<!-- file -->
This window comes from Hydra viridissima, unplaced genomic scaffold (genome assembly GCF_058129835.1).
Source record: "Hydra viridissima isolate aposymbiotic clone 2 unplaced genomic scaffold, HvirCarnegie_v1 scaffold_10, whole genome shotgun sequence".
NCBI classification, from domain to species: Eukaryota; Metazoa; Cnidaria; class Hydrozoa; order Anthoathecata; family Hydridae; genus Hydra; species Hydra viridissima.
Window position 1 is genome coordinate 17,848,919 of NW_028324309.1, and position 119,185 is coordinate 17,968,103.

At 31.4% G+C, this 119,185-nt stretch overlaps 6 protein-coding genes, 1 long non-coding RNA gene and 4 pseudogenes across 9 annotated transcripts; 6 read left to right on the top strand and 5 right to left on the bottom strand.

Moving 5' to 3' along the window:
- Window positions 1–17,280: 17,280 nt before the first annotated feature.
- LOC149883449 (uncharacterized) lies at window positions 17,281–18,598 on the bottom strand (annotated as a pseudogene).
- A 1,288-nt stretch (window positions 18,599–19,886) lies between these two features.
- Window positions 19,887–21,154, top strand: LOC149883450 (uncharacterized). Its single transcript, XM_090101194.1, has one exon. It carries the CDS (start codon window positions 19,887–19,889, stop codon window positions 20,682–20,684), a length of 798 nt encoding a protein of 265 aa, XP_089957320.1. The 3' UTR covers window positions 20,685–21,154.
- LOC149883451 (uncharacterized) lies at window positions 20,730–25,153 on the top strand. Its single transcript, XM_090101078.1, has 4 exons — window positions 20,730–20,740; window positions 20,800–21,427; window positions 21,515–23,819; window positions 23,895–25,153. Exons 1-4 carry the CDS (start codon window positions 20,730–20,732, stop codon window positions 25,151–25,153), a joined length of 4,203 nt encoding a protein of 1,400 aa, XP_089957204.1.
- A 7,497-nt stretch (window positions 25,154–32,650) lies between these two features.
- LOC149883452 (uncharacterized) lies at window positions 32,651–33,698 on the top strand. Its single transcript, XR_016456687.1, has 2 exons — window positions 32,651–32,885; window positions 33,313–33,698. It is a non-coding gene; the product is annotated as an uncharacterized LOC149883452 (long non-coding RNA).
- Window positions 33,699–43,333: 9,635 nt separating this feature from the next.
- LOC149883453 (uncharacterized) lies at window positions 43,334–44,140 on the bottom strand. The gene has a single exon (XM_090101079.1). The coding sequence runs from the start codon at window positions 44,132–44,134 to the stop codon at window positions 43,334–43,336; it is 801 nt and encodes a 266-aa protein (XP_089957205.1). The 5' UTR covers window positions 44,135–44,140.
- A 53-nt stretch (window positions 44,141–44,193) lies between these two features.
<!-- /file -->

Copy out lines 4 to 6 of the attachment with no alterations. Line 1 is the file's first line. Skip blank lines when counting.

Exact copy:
Window position 1 is genome coordinate 17,848,919 of NW_028324309.1, and position 119,185 is coordinate 17,968,103.

At 31.4% G+C, this 119,185-nt stretch overlaps 6 protein-coding genes, 1 long non-coding RNA gene and 4 pseudogenes across 9 annotated transcripts; 6 read left to right on the top strand and 5 right to left on the bottom strand.

Moving 5' to 3' along the window: